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One Year Of Feeding Children

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It amazes me how 2013 came and went in the blink of an eye and how things change. A little over a year ago, I wrote a blog post about how excited I was because I was offered a job as a communications coordinator at a local nonprofit. I was also in my senior year of college, living with my parents and with big plans ahead of me.

Right now, I sit in my room at my house listening to my roommate talk to her friend on the phone. My other roommate is in her room, screaming because she can’t sleep over the loud phone conversation.

To my left, on a pile of gold glitter I should’ve cleaned a while ago, sits my graduation cap. To my left sits a document titled “How To Do Everything by Veronica Figueroa.” This document holds every procedure that a communications coordinator at Feeding Children Everywhere could ever need. It was my holy book and I am now revising it and polishing it up for my new coworker who will be replacing me in March.

I never would’ve thought that a month after graduation I would be revising my resume and heading into the post graduation job search, but I guess everything I do is backwards.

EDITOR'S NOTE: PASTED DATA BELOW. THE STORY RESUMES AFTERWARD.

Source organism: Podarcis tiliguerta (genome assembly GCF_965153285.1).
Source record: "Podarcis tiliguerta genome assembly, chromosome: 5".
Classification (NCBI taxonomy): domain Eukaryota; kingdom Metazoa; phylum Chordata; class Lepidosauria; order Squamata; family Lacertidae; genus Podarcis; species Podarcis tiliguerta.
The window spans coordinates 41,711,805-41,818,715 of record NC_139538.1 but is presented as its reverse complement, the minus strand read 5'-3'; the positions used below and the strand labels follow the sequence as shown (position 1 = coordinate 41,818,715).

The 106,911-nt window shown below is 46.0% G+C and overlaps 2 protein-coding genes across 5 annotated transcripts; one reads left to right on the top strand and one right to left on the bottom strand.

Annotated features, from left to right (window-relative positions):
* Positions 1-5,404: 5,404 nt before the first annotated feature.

Looking back on 2013, I can say I have been blessed to have been a part of the Feeding Children Everywhere team and I have experienced many wonderful things, as well as some scary ones that have now become life lessons. I loved that behind my job was a mission to raise awareness of the hunger epidemic around the world. I am proud that what I did for a living mobilized thousands of volunteers to package 7 million meals that were distributed to numerous food pantries across the nation as well as the Philippines, Africa and Haiti. And as proud and happy as I am of my accomplishments, I do not feel fulfilled and passionate about these things but I do believe that I was there for the season that I need to be. All the social media, press, marketing and campaigns, communications, fundraising and stepping into an intern manager role definitely helped shape me for my future career, whatever it may be.

It is now that I ask myself the question, “So, now what?”

I’m not sure if I’ve ever been in such a place of uncertainty in my life so this is new to me. Next month begins the job search and whether it may be marketing, social media or writing that I end up doing, I hope that it is something that I feel passionate about. I hope that I find something that if it were taken away, would break me.

I’ve been praying about this for a few days now and I have left this on God’s hands.

Until then.

Nonprofit Tech 2.0 Blog :: A Social Media Guide for Nonprofits

twitter-birds2If your nonprofit is not getting retweeted on Twitter, then you haven’t yet found your Twitter voice. Retweets ensure increased exposure of your nonprofit’s avatar which ultimately results in more followers and click-through rates. Twitter itself has concurred that influence on Twitter is not in how many followers you have, but rather in how often you get retweeted. You have to give your followers retweetable tweets! That said, as a follow-up to Five Types of Nonprofit Tweets Guaranteed to Get Retweeted, below are  five types of tweets that rarely, if ever, get retweeted: